N.B.: This article is written from the perspective of a consultant managing an ERP project for an end customer.
Whether you’re implementing your first ERP software or replacing a legacy system, it is a disruptive and demanding endeavor. As they say nothing good comes easy!
It is the responsibility of the Project Manager, alongside with the core team, to make it as seamless as possible.
Set aside all the “common” mis-steps a project can experience, such as incomplete requirements, poor planning, unclear test plan, etc., I’d love to share with you some gems I learned along the way, the mistakes I made so you don’t have to!
Underestimate the Implication of the Finance and Accounting Team
Apart from the standard finance and accounting processes, all operations of an organization bridge into finance. The finance team is also responsible for verifying the General Ledger impact of any posted transaction regardless of the process area it belongs to.
TIP: In my experience, the department’s workload can be calculated, at a very high level, by summing 30-40% of the entire project estimated time to the efforts planned for finance and accounting in the project plan.
Overlook Document Printouts
Each organization has its own collection of external and internal documents. Some of them (especially client facing ones such as estimates) can have complex and intricate designs. Others are tailored to a very specific process (such as documentation accompanying a shipment).
TIP: As early as possible, identify the list (and get a copy) of all printed documents; determine those that will be created in the new ERP (all transactions can be added to the list by default). The technical team can evaluate the effort for personalizing those in the new system.
Under Evaluate Effort for Data Migration
Data migration is one of the most complex aspects of any ERP implementation. Although it is the responsibility of each department to clean, validate and reconcile its data, the process is often too complex. Missing information, errors in the legacy platform or dissimilarity between legacy and new systems may cause confusion followed by procrastination.
TIP: Create the data migration templates (with the bare minimum mandatory information) at the very beginning of the project and evolve those templates as the system is configured. Process is easier when each template has an owner who is accountable for its upkeep and correctness.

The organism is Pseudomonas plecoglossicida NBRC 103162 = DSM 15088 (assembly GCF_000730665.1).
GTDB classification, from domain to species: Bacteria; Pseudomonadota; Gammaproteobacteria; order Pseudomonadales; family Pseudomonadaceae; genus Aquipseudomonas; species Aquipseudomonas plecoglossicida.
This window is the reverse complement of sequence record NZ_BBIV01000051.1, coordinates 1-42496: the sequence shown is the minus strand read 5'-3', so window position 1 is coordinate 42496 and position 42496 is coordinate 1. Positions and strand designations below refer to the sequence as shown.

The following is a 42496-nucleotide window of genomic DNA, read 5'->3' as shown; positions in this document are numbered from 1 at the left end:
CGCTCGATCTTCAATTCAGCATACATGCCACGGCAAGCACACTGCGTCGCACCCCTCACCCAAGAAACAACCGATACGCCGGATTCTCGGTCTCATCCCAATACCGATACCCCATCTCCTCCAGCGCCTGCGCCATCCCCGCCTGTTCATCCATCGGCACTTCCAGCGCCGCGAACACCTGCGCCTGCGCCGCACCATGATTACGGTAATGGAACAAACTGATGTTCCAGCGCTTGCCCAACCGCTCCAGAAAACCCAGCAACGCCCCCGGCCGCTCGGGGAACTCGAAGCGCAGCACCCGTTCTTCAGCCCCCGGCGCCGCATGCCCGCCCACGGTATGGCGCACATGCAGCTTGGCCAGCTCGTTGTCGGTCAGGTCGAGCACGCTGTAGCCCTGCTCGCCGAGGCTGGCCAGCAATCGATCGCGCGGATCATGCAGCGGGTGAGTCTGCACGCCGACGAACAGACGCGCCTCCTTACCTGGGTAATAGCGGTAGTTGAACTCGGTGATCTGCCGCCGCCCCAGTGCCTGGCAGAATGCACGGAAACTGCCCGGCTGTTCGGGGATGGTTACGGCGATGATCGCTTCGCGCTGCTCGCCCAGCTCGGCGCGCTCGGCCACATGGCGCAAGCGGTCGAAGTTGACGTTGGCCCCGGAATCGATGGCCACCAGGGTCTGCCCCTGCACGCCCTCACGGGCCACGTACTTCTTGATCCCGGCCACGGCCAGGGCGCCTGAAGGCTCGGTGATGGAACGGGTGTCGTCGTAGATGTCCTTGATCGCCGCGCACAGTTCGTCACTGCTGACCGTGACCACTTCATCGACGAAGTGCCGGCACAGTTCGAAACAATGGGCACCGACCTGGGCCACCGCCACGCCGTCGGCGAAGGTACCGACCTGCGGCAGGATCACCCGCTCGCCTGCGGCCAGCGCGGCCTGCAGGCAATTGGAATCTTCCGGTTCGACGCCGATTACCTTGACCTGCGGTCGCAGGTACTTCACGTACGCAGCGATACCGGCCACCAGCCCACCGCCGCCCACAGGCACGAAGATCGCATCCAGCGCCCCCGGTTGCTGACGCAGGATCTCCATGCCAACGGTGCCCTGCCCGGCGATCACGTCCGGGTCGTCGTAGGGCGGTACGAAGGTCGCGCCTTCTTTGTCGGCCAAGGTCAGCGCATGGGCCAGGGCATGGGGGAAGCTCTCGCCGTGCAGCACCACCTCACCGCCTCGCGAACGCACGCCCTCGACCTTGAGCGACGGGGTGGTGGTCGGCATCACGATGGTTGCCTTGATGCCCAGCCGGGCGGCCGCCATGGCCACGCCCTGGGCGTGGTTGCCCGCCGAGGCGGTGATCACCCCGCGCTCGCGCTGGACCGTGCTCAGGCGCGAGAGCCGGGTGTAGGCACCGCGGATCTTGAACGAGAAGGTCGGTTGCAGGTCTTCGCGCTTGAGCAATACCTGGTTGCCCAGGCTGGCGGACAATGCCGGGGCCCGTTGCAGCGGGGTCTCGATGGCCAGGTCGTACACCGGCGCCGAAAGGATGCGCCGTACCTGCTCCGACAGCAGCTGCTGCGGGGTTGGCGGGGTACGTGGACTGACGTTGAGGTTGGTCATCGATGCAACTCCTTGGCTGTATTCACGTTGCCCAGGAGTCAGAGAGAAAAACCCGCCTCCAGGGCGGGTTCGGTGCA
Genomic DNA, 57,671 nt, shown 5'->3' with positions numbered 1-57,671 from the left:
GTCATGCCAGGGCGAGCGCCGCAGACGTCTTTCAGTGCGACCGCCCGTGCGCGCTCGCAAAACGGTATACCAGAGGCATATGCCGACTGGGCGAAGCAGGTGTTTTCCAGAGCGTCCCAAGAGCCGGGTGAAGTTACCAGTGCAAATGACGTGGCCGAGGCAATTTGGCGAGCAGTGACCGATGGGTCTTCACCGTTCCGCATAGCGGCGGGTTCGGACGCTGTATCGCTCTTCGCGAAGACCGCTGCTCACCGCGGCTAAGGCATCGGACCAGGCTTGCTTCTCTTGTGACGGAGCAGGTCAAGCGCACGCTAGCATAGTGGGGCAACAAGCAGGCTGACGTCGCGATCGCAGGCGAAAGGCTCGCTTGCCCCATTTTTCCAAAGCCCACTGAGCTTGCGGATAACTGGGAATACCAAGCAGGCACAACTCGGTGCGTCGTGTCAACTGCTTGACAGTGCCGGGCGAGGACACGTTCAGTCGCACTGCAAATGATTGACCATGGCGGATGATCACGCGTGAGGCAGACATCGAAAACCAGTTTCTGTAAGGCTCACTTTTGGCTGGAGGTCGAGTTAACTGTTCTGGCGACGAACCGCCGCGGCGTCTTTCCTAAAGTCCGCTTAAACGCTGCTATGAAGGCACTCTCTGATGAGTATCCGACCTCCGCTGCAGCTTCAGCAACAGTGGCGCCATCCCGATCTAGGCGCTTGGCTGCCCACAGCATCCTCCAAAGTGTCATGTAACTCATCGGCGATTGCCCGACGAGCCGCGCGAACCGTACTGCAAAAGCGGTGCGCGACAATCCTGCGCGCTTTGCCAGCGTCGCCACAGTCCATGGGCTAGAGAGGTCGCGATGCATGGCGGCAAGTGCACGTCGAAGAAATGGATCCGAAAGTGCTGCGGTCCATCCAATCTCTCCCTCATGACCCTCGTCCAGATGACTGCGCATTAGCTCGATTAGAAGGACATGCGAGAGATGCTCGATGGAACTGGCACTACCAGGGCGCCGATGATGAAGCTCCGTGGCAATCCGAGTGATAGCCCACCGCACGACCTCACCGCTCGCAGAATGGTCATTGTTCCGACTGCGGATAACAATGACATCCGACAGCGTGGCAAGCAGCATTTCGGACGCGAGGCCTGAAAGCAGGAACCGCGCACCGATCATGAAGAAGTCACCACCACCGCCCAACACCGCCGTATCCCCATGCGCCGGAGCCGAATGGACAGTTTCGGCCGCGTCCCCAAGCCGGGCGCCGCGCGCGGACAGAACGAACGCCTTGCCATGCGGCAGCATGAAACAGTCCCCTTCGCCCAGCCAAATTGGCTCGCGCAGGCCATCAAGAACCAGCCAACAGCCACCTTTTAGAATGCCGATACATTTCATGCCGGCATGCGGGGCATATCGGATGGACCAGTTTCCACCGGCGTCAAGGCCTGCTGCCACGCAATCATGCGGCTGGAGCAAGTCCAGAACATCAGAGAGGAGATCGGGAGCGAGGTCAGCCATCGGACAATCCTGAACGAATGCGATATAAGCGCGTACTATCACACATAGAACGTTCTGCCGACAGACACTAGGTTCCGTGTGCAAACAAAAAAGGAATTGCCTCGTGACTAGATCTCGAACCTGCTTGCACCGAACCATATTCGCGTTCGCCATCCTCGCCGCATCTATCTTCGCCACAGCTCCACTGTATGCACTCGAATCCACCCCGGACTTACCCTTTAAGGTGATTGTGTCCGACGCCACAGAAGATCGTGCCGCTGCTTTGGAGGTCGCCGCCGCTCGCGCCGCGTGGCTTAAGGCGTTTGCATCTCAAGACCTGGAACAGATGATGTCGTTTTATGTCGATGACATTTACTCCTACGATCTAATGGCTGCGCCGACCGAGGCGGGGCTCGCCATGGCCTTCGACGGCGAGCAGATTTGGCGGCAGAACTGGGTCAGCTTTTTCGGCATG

Plan Go-Live Midway Through the Project
In an ERP Implementation, as in any other project, one starts with the end goal in mind. It happens often, however, that planning the deployment and its essential activities doesn’t start until the last hundred meters.
TIP: The Go-live activities may run smoother if their planning begins right after the project kick-off meeting. The go-live plan can include a list of project deliverables, end user training plan, data migration strategy and list of customizations. This essential document should be updated in the first days of the project and evolve as the project matures.
Build Detailed Test Plan for Users
The UAT is the single most reliable way to assess the users’ familiarity with the new system. Depending on the project configuration it can either be the core team or end users performing the tests.
TIP: Rather than building detailed, step by step test procedures for the users, let them create the documentation for performing the user acceptance tests. It may also be used later for training new users.
Your ERP Implementation Project is different from mine. You might be a client or a consultant delivering a client’s project. Your platform and operational processes are unique. Despite the differences in every implementation project, the challenges encountered in any organization are often similar and I hope some of the approaches I adopted will help you, too.
For more than 15 years, Era Consulting Group has been supporting hundreds of companies in their ERP implementations. Much more than a simple supplier, Era act as a business partner and advise and support companies in their search for efficiency. Do not hesitate to contact me for more information.
Xenia Le Dinh, Project Manager at Era Consulting Group